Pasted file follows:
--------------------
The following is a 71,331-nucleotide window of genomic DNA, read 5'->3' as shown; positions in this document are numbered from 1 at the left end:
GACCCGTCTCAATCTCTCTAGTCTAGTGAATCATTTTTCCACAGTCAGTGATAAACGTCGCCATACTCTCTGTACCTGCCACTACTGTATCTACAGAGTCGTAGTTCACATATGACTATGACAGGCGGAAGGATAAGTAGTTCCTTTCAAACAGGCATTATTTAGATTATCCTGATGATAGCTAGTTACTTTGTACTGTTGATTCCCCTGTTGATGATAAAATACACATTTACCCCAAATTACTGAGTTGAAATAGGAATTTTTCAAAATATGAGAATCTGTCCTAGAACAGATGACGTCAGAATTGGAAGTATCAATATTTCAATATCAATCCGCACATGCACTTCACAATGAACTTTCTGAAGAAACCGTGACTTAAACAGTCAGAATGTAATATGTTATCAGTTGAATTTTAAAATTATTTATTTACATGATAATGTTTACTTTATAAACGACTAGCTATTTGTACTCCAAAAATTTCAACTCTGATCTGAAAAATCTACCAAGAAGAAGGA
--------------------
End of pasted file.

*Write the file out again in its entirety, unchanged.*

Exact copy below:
The following is a 71,331-nucleotide window of genomic DNA, read 5'->3' as shown; positions in this document are numbered from 1 at the left end:
GACCCGTCTCAATCTCTCTAGTCTAGTGAATCATTTTTCCACAGTCAGTGATAAACGTCGCCATACTCTCTGTACCTGCCACTACTGTATCTACAGAGTCGTAGTTCACATATGACTATGACAGGCGGAAGGATAAGTAGTTCCTTTCAAACAGGCATTATTTAGATTATCCTGATGATAGCTAGTTACTTTGTACTGTTGATTCCCCTGTTGATGATAAAATACACATTTACCCCAAATTACTGAGTTGAAATAGGAATTTTTCAAAATATGAGAATCTGTCCTAGAACAGATGACGTCAGAATTGGAAGTATCAATATTTCAATATCAATCCGCACATGCACTTCACAATGAACTTTCTGAAGAAACCGTGACTTAAACAGTCAGAATGTAATATGTTATCAGTTGAATTTTAAAATTATTTATTTACATGATAATGTTTACTTTATAAACGACTAGCTATTTGTACTCCAAAAATTTCAACTCTGATCTGAAAAATCTACCAAGAAGAAGGA